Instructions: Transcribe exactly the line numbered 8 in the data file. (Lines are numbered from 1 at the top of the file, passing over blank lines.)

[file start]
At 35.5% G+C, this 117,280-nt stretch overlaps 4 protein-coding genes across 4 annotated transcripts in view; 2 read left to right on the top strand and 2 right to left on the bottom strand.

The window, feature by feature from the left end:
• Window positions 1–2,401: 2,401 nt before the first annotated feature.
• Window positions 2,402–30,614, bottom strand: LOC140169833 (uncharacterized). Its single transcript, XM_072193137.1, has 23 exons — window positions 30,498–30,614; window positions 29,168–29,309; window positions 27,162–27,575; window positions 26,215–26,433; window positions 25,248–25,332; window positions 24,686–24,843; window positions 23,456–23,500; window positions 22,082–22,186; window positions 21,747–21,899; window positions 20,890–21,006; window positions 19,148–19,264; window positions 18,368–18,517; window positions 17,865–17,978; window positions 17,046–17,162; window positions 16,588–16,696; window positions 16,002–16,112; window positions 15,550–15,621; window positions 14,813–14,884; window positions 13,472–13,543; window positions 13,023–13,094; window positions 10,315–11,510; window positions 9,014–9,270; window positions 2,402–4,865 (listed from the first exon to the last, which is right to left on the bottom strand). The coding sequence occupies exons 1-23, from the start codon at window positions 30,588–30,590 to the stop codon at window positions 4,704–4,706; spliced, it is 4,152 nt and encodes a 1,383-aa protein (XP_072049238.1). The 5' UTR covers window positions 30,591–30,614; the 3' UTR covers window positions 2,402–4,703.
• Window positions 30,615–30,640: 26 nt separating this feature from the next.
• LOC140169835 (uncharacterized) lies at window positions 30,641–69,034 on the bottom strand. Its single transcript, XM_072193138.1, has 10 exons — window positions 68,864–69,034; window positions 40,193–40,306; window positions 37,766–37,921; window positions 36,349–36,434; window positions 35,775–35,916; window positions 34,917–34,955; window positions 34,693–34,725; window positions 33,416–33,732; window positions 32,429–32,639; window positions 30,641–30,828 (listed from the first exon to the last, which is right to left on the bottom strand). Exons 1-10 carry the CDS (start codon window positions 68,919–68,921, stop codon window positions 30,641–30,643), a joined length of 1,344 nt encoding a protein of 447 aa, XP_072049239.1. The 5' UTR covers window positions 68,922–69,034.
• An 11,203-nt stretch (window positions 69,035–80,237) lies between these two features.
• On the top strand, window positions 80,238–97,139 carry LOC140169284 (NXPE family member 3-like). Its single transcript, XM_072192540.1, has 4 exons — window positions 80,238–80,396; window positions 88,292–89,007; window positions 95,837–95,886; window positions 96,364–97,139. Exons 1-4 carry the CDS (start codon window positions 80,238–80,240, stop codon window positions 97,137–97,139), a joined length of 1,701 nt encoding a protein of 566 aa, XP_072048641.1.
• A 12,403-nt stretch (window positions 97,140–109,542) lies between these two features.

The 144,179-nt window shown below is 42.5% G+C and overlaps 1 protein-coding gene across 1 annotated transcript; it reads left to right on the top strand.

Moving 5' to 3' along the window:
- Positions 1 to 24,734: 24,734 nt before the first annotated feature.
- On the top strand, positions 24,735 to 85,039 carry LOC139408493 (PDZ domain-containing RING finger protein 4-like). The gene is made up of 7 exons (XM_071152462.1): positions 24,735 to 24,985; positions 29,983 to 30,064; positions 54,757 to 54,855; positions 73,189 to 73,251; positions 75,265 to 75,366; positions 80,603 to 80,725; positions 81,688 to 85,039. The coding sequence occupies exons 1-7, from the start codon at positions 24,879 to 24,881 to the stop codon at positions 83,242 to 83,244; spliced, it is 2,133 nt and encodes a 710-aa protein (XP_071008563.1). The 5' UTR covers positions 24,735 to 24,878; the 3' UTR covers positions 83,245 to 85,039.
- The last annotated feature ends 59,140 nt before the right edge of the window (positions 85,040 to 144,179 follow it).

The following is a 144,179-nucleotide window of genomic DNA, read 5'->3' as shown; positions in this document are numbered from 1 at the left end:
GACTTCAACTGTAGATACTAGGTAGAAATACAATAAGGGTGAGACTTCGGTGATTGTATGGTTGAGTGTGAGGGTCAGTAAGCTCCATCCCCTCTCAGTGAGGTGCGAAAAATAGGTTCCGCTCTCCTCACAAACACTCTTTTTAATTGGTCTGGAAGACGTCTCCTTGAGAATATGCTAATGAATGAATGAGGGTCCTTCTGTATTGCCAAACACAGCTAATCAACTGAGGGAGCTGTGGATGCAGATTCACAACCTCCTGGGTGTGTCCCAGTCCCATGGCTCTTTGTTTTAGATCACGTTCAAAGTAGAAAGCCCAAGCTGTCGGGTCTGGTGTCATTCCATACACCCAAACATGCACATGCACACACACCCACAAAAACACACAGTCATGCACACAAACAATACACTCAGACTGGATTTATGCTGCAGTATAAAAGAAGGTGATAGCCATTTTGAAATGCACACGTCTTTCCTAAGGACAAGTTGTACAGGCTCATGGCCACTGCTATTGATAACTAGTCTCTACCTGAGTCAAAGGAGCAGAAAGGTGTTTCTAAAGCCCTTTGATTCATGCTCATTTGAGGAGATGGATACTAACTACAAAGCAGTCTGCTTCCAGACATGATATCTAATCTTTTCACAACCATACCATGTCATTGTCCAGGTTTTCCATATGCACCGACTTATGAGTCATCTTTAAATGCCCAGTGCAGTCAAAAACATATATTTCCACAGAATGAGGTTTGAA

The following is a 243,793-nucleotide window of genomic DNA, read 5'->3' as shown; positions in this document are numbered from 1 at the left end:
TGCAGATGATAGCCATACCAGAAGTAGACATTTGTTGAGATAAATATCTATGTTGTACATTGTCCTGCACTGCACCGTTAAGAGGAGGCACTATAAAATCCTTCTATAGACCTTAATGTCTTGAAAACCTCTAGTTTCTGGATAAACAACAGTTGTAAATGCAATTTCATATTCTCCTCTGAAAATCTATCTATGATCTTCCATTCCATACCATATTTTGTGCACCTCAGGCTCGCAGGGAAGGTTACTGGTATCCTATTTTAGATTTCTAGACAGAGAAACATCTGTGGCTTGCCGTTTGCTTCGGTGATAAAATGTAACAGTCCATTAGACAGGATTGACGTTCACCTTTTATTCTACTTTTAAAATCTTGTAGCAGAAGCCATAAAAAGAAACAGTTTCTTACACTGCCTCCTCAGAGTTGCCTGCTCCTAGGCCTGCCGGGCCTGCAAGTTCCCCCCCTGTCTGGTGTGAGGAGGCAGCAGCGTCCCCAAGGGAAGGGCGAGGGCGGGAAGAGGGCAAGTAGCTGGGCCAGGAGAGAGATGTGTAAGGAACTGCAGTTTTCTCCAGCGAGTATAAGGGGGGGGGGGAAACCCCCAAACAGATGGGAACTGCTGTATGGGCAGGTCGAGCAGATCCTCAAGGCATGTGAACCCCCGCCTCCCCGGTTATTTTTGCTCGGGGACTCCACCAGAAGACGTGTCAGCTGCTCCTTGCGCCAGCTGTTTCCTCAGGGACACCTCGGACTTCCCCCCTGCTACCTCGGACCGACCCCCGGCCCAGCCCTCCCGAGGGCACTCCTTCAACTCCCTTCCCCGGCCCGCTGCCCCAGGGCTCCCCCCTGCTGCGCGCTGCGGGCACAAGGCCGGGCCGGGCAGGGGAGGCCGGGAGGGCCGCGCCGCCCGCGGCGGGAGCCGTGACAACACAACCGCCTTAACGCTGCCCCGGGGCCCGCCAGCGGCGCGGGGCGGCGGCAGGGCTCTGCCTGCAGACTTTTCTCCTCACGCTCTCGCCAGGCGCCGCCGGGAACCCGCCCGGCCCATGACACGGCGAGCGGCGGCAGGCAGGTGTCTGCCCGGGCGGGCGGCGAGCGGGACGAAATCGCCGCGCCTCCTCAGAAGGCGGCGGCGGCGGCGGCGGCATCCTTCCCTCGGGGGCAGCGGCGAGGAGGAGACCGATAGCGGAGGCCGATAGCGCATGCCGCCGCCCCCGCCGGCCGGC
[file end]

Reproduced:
• On the top strand, window positions 80,238–97,139 carry LOC140169284 (NXPE family member 3-like). Its single transcript, XM_072192540.1, has 4 exons — window positions 80,238–80,396; window positions 88,292–89,007; window positions 95,837–95,886; window positions 96,364–97,139. Exons 1-4 carry the CDS (start codon window positions 80,238–80,240, stop codon window positions 97,137–97,139), a joined length of 1,701 nt encoding a protein of 566 aa, XP_072048641.1.